The reference to these words by Laurence Dermott, Brother W. J. Chetwode Crawley has pointed out, is really to Prince Edwin at York and those associated with him in the meeting said to have been there. In Caementaria Hibernica (Fasciculus ii) Brother Crawley goes on to say: In these passages Laurence Dermott, whose accuracy might well be imitated by his crities, makes a point of employing the compound word, York-Masons, thus indieating that the expression was to be taken in its ethical not in its geographical sense.
This distinctive meaning was clearly understood by the Antients, and studiously maintained after Dermott's death. In the circular March 2 1802, here mentioned, we find "York-Masons" distinguished by inverted commas; a typographical expedient of similar import.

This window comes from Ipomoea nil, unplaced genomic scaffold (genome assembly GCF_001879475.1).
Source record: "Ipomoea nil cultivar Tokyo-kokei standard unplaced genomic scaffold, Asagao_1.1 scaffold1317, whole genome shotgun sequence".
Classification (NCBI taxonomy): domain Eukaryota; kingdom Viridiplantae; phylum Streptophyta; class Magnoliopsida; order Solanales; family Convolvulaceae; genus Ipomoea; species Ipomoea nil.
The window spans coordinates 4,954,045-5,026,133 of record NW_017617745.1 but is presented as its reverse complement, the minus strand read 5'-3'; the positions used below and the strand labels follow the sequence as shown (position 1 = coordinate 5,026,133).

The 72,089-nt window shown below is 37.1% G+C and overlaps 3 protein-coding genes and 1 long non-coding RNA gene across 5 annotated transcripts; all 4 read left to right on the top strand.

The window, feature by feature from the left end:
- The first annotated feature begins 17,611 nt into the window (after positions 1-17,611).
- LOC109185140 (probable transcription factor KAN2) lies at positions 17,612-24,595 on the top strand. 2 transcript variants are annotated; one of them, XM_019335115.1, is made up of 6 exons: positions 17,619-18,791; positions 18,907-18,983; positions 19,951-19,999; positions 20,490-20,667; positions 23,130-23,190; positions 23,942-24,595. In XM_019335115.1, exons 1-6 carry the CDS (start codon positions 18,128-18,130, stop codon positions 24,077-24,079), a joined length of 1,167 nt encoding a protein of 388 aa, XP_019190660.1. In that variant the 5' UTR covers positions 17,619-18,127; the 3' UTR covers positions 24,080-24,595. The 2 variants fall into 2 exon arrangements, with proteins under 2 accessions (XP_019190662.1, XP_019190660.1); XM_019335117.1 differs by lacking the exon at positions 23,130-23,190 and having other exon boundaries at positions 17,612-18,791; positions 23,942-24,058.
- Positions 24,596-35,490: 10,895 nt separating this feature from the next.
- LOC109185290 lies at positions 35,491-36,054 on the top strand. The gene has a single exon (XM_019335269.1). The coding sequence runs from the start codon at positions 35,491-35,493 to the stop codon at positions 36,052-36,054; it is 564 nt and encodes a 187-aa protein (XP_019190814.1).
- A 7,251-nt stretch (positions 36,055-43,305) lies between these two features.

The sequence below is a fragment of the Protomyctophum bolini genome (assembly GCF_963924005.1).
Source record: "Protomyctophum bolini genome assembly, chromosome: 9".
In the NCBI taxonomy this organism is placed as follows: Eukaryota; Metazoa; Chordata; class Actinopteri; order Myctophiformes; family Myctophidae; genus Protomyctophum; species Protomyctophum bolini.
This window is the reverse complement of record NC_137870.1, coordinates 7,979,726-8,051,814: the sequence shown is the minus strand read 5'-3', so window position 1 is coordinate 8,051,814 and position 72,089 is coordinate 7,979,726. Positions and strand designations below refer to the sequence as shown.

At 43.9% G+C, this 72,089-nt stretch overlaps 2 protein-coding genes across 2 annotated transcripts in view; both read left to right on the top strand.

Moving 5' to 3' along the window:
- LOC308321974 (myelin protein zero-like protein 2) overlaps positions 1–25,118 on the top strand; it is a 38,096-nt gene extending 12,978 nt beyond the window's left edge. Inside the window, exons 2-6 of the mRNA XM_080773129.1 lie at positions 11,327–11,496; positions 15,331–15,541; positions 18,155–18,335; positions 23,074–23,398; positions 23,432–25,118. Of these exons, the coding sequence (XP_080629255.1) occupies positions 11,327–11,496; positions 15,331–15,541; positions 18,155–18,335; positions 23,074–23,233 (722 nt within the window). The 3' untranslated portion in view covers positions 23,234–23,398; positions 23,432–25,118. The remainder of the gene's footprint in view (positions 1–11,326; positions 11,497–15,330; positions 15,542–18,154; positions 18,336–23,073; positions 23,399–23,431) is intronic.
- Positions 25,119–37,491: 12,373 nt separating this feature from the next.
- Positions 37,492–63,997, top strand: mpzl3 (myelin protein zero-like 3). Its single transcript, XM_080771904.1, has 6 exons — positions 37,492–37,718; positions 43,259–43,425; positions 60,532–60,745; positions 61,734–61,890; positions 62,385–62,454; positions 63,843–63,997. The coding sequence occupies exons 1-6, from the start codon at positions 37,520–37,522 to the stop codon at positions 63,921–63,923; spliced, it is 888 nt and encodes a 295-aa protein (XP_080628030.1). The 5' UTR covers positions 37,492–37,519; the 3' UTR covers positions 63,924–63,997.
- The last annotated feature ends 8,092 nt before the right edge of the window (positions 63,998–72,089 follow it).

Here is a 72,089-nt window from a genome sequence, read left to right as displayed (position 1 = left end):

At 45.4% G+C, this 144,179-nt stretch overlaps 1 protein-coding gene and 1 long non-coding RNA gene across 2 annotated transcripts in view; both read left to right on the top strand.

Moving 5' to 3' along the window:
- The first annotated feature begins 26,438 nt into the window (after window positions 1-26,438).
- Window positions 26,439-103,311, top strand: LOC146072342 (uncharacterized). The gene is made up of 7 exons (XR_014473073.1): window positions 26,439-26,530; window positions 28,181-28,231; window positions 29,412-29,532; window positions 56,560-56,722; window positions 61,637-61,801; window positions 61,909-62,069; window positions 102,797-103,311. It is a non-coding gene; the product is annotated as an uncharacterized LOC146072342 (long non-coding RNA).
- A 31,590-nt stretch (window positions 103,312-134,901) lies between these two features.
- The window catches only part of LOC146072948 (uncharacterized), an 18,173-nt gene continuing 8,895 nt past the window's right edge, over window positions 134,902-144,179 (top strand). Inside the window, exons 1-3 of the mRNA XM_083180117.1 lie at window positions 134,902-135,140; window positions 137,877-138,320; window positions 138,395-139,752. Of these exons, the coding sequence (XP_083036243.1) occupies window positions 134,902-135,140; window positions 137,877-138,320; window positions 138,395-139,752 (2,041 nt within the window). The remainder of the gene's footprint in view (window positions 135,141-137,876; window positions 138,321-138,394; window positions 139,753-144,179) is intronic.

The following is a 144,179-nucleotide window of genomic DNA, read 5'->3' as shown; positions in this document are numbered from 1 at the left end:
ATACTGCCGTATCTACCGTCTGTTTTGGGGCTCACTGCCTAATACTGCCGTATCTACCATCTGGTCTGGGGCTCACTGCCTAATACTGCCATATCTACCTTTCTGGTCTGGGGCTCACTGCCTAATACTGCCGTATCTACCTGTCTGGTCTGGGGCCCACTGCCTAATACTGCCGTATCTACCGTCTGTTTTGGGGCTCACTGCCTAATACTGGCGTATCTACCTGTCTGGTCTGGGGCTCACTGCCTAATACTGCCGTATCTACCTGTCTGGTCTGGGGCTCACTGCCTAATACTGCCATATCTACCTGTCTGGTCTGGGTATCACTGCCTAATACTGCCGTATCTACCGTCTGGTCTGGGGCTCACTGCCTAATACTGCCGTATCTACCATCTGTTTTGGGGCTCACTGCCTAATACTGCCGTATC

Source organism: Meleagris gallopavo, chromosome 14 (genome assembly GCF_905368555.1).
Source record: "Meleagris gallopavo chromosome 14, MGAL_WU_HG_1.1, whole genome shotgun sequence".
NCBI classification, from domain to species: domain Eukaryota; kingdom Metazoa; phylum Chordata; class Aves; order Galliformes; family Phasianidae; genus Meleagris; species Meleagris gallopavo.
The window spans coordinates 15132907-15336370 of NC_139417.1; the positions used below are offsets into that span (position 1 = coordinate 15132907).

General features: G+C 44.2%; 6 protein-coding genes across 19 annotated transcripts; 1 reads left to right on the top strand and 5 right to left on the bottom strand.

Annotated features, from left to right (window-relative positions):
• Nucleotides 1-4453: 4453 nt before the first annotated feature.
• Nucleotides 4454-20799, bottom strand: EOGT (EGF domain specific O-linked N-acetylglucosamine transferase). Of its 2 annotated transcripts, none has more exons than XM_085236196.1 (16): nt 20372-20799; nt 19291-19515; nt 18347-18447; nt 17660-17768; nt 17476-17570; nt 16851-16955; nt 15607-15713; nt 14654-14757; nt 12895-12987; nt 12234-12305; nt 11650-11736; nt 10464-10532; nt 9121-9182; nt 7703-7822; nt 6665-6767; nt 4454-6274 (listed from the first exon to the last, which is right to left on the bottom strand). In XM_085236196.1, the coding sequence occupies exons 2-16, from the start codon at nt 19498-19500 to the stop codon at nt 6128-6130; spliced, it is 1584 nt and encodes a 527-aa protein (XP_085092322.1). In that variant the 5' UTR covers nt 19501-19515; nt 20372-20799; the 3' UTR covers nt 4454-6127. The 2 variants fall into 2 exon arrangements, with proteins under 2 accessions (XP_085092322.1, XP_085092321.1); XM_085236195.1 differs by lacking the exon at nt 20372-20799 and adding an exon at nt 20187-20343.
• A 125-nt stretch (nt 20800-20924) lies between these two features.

See Ahiman Rezon, London, 1807 (page 127) and Ahiman Rezon, 1764 (page 87).
Owned & Operated Exclusively by Members of the Masonic Family
Tradition, Integrity, Trust.
© 2018 The Ashlar Company
“I just wanted to let you know I received the ring this afternoon and it is perfect. I am very impressed with the quality - it is exactly what I was hoping for, and better. It was worth the long wait.”
Brother Mark, Canada
You are currently visiting masonicencyclopedia.com